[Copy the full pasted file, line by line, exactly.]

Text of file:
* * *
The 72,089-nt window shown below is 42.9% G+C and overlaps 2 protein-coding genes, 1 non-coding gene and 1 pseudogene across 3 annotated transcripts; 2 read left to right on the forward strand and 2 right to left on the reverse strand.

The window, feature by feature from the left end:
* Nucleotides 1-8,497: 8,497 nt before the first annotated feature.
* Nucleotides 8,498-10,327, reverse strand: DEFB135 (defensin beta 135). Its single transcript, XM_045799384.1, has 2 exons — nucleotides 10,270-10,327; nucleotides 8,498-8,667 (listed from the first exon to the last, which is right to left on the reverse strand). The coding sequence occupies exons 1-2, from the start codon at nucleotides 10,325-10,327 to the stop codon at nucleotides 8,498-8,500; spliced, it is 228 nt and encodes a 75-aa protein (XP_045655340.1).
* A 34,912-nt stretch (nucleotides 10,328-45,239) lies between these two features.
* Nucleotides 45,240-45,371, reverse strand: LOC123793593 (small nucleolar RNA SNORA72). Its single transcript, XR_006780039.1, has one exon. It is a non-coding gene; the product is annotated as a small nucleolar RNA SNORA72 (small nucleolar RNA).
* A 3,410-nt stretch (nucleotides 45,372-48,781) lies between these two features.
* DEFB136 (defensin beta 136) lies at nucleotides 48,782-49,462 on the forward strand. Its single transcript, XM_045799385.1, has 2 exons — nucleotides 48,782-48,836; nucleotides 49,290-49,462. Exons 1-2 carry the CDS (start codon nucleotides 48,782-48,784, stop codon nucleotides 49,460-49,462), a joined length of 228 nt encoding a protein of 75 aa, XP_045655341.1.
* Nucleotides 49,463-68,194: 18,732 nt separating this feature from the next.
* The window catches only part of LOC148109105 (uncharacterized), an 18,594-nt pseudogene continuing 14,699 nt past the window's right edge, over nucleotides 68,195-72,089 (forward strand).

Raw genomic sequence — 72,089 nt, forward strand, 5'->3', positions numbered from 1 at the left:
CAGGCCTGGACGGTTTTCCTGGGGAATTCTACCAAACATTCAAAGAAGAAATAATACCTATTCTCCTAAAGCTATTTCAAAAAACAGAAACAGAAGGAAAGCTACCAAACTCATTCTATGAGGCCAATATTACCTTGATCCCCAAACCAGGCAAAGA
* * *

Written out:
The 72,089-nt window shown below is 42.9% G+C and overlaps 2 protein-coding genes, 1 non-coding gene and 1 pseudogene across 3 annotated transcripts; 2 read left to right on the forward strand and 2 right to left on the reverse strand.

The window, feature by feature from the left end:
* Nucleotides 1-8,497: 8,497 nt before the first annotated feature.
* Nucleotides 8,498-10,327, reverse strand: DEFB135 (defensin beta 135). Its single transcript, XM_045799384.1, has 2 exons — nucleotides 10,270-10,327; nucleotides 8,498-8,667 (listed from the first exon to the last, which is right to left on the reverse strand). The coding sequence occupies exons 1-2, from the start codon at nucleotides 10,325-10,327 to the stop codon at nucleotides 8,498-8,500; spliced, it is 228 nt and encodes a 75-aa protein (XP_045655340.1).
* A 34,912-nt stretch (nucleotides 10,328-45,239) lies between these two features.
* Nucleotides 45,240-45,371, reverse strand: LOC123793593 (small nucleolar RNA SNORA72). Its single transcript, XR_006780039.1, has one exon. It is a non-coding gene; the product is annotated as a small nucleolar RNA SNORA72 (small nucleolar RNA).
* A 3,410-nt stretch (nucleotides 45,372-48,781) lies between these two features.
* DEFB136 (defensin beta 136) lies at nucleotides 48,782-49,462 on the forward strand. Its single transcript, XM_045799385.1, has 2 exons — nucleotides 48,782-48,836; nucleotides 49,290-49,462. Exons 1-2 carry the CDS (start codon nucleotides 48,782-48,784, stop codon nucleotides 49,460-49,462), a joined length of 228 nt encoding a protein of 75 aa, XP_045655341.1.
* Nucleotides 49,463-68,194: 18,732 nt separating this feature from the next.
* The window catches only part of LOC148109105 (uncharacterized), an 18,594-nt pseudogene continuing 14,699 nt past the window's right edge, over nucleotides 68,195-72,089 (forward strand).

Raw genomic sequence — 72,089 nt, forward strand, 5'->3', positions numbered from 1 at the left:
CAGGCCTGGACGGTTTTCCTGGGGAATTCTACCAAACATTCAAAGAAGAAATAATACCTATTCTCCTAAAGCTATTTCAAAAAACAGAAACAGAAGGAAAGCTACCAAACTCATTCTATGAGGCCAATATTACCTTGATCCCCAAACCAGGCAAAGA